Fake It So Real Virtual Canadian Book Tour: November 24, 2020

Kyeren and Chris in Victoria, BC — “I relished in the breaking”

This Chris, the less camera-shy half of Kyeren & Chris, looking fiiiiiiiine in his Fake It So Real T-shirt with their copy of the book. I first met Kyeren ages ago (maybe 10 years?) in the Malahat Review office. I was the circulation and marketing assistant and she was in the midst of doing her MFA at UVic and sitting on the poetry board. It wasn’t long before we started meeting on our own time for what we named Ladies Coffee, as well as for play dates in which her daughter was enamoured with my son for the way he dusted sand from her feet but equally repelled by the way he smushed her playdough colours together (and who could blame her!). The last pre-COVID book launch at Munro’s I attended was Kyeren’s, for her book of poetry, Cult Life.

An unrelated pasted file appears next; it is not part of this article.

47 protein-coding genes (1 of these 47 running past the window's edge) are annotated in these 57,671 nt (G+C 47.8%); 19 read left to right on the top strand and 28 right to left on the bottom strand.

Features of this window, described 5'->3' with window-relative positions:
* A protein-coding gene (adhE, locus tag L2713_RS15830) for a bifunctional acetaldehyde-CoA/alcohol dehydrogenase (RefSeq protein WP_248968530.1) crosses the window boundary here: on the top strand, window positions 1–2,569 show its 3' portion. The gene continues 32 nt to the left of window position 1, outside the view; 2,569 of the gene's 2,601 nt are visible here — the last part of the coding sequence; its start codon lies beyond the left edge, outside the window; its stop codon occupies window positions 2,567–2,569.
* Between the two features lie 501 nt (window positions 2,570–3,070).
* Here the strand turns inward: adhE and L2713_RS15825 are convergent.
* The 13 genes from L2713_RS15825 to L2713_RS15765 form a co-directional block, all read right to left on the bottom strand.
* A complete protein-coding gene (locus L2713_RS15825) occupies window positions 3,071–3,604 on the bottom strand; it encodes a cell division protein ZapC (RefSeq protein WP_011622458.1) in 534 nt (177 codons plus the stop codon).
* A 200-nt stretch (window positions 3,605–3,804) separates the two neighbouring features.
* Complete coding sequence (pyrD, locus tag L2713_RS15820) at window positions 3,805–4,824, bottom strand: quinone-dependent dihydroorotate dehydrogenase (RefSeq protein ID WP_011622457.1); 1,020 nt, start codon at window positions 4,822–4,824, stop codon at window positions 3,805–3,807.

Kyeren wrote a lovely review of Fake It So Real on Goodreads, and I’ll share some of it here: “This book broke my heart over and over again, and I relished in the breaking. It feels like my life—even though it doesn’t resemble my life in its events at all, it FEELS like life feels. … You’ll wear it like an aura for days afterwards.” 

Since Kyeren is originally from Australia, Chris and Kyeren may have ventured up the peninsula to Canada’s answer to Australia: Sidney, BC (also Canada’s only Booktown) to Tanner’s Books, to purchase their copy. Tanner’s currently has one copy of Fake It So Real in stock!

Fake It So Real Virtual Canadian Book Tour: November 19, 2020